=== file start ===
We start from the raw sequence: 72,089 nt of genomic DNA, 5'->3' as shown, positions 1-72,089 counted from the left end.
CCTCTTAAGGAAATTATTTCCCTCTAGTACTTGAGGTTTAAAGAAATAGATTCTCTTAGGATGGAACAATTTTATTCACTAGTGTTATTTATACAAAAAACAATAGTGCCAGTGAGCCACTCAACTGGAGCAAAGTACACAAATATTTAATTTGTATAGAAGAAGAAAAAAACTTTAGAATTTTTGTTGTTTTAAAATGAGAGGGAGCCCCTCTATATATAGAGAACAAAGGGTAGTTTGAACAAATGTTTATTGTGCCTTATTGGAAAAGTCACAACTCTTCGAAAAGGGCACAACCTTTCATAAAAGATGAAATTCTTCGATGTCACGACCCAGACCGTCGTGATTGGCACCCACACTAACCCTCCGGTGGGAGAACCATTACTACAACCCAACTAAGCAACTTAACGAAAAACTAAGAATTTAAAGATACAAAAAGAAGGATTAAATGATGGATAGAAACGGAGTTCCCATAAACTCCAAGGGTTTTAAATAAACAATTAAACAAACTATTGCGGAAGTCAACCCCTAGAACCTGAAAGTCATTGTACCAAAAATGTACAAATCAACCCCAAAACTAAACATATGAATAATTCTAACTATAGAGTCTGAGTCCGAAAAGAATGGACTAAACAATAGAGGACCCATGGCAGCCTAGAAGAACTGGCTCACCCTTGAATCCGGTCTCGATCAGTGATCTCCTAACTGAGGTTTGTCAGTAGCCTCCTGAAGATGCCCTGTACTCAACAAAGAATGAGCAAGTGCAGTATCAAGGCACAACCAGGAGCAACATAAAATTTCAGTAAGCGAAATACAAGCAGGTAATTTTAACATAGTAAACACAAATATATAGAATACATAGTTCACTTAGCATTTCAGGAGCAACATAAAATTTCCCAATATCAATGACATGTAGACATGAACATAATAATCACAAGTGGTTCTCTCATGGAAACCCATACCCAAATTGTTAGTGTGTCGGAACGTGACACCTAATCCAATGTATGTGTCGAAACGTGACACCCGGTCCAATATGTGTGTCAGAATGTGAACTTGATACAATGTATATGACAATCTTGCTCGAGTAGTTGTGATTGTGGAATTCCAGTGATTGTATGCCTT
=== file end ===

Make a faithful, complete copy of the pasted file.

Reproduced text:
We start from the raw sequence: 72,089 nt of genomic DNA, 5'->3' as shown, positions 1-72,089 counted from the left end.
CCTCTTAAGGAAATTATTTCCCTCTAGTACTTGAGGTTTAAAGAAATAGATTCTCTTAGGATGGAACAATTTTATTCACTAGTGTTATTTATACAAAAAACAATAGTGCCAGTGAGCCACTCAACTGGAGCAAAGTACACAAATATTTAATTTGTATAGAAGAAGAAAAAAACTTTAGAATTTTTGTTGTTTTAAAATGAGAGGGAGCCCCTCTATATATAGAGAACAAAGGGTAGTTTGAACAAATGTTTATTGTGCCTTATTGGAAAAGTCACAACTCTTCGAAAAGGGCACAACCTTTCATAAAAGATGAAATTCTTCGATGTCACGACCCAGACCGTCGTGATTGGCACCCACACTAACCCTCCGGTGGGAGAACCATTACTACAACCCAACTAAGCAACTTAACGAAAAACTAAGAATTTAAAGATACAAAAAGAAGGATTAAATGATGGATAGAAACGGAGTTCCCATAAACTCCAAGGGTTTTAAATAAACAATTAAACAAACTATTGCGGAAGTCAACCCCTAGAACCTGAAAGTCATTGTACCAAAAATGTACAAATCAACCCCAAAACTAAACATATGAATAATTCTAACTATAGAGTCTGAGTCCGAAAAGAATGGACTAAACAATAGAGGACCCATGGCAGCCTAGAAGAACTGGCTCACCCTTGAATCCGGTCTCGATCAGTGATCTCCTAACTGAGGTTTGTCAGTAGCCTCCTGAAGATGCCCTGTACTCAACAAAGAATGAGCAAGTGCAGTATCAAGGCACAACCAGGAGCAACATAAAATTTCAGTAAGCGAAATACAAGCAGGTAATTTTAACATAGTAAACACAAATATATAGAATACATAGTTCACTTAGCATTTCAGGAGCAACATAAAATTTCCCAATATCAATGACATGTAGACATGAACATAATAATCACAAGTGGTTCTCTCATGGAAACCCATACCCAAATTGTTAGTGTGTCGGAACGTGACACCTAATCCAATGTATGTGTCGAAACGTGACACCCGGTCCAATATGTGTGTCAGAATGTGAACTTGATACAATGTATATGACAATCTTGCTCGAGTAGTTGTGATTGTGGAATTCCAGTGATTGTATGCCTT